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I have the following section of code:

char*
Sender::PrepareData(char* filename, unsigned long long int bytesToTransfer)
{
    int fd, pagesize;
    char *data;

    ifstream file(filename, ios::binary | ios::ate);
    int size = file.tellg();
    cout << "File Size: " << size << endl;

    if(size < bytesToTransfer)
        {cout << "File smaller than specified number of bytes {" << bytesToTransfer << "} to transfer -- Exiting!\n"; exit(1);}

    fd = open(filename, O_RDONLY);
    if (fd==NULL) {fputs ("File error",stderr); exit (1);}

    cout << "File Open: " << filename << endl;

    pagesize = getpagesize();
    cout << "Pagesize: " << pagesize << endl;

    data = static_cast<char*>(mmap((caddr_t)0, bytesToTransfer, PROT_READ, MAP_SHARED, fd, 0));
    if (*data == -1) {fputs ("Memory error",stderr); exit (2);}

    return data;
}

This seemingly works fine for text and .deb files - however, when trying with a ~3MB image file (.jpg), I get memory errors:

File Size: 3333840
File Open: t1.jpg
Pagesize: 4096
Memory error[Inferior 1 (process 3293) exited with code 02]

Am I using mmap() wrong? I'm trying to write a simple wrapper that will take any type of file and return a char* containing the specified number of bytes.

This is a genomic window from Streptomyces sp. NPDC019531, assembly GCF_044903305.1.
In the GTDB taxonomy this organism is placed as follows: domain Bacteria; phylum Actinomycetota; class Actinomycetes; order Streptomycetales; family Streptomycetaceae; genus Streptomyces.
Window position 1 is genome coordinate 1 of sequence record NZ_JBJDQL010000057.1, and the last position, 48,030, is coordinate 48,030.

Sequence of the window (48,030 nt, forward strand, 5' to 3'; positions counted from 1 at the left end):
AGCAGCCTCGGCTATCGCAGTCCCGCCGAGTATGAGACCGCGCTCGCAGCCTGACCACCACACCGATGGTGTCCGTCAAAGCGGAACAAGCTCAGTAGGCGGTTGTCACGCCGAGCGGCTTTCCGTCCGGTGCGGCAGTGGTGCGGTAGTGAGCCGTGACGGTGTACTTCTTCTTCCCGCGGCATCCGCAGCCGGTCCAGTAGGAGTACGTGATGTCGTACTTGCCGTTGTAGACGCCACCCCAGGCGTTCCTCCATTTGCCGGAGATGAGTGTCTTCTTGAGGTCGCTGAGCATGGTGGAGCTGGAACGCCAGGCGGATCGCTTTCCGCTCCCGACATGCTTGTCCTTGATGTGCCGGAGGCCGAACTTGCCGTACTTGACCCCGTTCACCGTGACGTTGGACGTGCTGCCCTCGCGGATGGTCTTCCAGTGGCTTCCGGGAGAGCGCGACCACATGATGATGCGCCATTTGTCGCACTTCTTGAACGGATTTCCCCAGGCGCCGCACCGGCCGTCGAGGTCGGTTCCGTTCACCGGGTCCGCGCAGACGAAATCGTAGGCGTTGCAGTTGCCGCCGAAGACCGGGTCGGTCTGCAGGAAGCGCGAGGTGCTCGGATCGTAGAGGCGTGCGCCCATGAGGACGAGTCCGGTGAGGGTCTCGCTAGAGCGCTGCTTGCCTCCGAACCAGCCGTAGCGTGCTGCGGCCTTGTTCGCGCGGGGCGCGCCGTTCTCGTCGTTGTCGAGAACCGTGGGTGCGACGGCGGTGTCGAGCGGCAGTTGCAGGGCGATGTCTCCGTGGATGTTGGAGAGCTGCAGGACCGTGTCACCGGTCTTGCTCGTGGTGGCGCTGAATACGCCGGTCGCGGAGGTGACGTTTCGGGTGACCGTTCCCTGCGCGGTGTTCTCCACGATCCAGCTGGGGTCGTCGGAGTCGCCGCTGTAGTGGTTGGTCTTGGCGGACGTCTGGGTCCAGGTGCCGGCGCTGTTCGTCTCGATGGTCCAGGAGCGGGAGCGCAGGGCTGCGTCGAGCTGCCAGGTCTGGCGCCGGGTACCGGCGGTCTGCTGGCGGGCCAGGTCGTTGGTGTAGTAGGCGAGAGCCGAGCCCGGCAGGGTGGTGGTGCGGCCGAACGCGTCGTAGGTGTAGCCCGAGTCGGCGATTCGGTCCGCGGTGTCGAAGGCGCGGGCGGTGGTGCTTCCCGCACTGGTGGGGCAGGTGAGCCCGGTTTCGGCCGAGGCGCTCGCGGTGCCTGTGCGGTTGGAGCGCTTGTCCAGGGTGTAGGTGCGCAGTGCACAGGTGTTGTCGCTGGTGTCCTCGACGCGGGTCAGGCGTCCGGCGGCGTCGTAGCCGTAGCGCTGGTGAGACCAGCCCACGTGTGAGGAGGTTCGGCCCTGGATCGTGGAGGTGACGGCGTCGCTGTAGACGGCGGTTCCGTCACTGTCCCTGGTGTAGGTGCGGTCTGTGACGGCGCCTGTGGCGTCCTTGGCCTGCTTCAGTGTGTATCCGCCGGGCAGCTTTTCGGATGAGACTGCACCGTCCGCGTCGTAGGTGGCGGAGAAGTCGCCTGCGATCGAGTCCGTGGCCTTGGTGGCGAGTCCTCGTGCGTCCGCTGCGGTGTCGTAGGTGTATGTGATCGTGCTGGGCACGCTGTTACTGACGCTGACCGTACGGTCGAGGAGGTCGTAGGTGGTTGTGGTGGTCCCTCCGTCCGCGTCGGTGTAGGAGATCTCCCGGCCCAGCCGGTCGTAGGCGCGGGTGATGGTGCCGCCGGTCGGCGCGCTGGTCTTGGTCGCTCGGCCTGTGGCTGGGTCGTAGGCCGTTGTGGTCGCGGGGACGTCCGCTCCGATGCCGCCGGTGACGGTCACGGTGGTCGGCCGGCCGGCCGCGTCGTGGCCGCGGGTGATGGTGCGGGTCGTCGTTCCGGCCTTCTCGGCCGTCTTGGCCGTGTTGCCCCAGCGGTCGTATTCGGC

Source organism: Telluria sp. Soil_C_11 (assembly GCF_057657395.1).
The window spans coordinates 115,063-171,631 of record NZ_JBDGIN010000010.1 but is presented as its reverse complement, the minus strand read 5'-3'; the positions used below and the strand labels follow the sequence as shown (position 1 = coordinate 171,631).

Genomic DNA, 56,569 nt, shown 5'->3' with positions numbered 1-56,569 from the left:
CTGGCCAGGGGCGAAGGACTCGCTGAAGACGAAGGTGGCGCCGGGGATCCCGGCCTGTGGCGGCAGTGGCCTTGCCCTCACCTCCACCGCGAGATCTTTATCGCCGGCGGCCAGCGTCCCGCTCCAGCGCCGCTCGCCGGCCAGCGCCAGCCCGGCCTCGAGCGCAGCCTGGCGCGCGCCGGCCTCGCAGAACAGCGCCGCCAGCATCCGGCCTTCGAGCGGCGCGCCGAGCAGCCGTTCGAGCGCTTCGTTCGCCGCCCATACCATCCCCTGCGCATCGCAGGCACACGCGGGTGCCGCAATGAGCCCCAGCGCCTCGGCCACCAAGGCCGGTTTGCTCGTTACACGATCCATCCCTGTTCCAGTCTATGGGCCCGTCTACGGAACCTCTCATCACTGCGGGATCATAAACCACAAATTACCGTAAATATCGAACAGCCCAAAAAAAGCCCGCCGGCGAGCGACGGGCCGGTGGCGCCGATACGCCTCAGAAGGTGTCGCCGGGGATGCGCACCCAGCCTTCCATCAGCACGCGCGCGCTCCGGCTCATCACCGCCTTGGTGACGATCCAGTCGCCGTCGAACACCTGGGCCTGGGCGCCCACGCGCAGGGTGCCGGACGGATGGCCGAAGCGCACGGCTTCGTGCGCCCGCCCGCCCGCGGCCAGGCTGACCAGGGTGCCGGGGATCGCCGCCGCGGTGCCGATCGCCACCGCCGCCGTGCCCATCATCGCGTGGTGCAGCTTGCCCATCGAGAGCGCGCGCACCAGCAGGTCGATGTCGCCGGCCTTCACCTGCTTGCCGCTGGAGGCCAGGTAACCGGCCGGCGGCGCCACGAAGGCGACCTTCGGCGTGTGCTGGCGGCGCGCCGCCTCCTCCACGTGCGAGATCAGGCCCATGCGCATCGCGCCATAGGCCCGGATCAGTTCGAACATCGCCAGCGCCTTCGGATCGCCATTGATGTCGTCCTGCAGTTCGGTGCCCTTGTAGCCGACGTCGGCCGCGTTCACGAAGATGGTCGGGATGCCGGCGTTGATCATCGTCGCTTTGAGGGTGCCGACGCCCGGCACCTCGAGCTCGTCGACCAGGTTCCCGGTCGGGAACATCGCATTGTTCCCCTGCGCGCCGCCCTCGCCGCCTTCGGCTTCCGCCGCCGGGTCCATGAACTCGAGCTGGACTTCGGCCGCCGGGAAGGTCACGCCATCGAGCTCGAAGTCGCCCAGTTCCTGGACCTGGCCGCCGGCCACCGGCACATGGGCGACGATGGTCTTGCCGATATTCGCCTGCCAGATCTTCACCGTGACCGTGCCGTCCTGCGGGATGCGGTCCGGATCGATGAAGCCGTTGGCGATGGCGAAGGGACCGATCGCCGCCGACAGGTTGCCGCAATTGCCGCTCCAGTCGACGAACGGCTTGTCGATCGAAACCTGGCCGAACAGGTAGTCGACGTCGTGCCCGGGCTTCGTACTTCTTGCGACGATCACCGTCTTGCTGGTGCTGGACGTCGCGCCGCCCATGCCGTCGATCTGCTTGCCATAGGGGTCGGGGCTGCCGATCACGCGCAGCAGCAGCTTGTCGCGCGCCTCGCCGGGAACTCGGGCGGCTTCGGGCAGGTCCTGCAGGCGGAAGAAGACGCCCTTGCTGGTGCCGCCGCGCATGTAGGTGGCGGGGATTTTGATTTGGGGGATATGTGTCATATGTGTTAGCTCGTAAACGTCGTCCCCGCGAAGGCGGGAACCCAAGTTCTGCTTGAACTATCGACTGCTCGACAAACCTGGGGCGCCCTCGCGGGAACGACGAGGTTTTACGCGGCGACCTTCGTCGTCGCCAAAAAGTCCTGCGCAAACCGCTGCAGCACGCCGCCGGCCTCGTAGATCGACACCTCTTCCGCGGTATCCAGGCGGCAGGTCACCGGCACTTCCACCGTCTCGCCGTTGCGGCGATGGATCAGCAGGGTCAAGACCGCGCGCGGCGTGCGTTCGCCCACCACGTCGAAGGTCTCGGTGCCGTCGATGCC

share|improve this question
    
I've updated my title. –  MrDuk Apr 24 '14 at 4:19
1  
How does ostream << char* know how many bytes to write? Surely there is some important information lost .. also, why does *data == -1 mean there is a "Memory Error"? –  user2864740 Apr 24 '14 at 4:20
    
This works fine with a 180MB+ .txt file –  MrDuk Apr 24 '14 at 4:22
    
I was just going based off the man page: On error, the value MAP_FAILED (that is, (void *) -1) -- But thanks to you both. I think checking data==MAP_FAILED has fixed my current issue. If someone will post an official answer, I will mark it as such. –  MrDuk Apr 24 '14 at 4:27

1 Answer 1

up vote 5 down vote accepted

You should be checking just data == -1 (or, even better, MAP_FAILED) and not *data == -1 (dereferencing via * is wrong here).

The reason your code fails is because the first byte of every JPEG file is FF in hex or -1 in signed decimal.

For more detail on JPEG, Google for "JPEG file format." For example, search for "SOI" on this page.

share|improve this answer
    
"The reason your code fails is because the first byte of every JPEG file is FF in hex or -1 in signed decimal." -- this is the kind of tidbits I come to Stackoverflow for! Very interesting :) –  MrDuk Apr 24 '14 at 4:28

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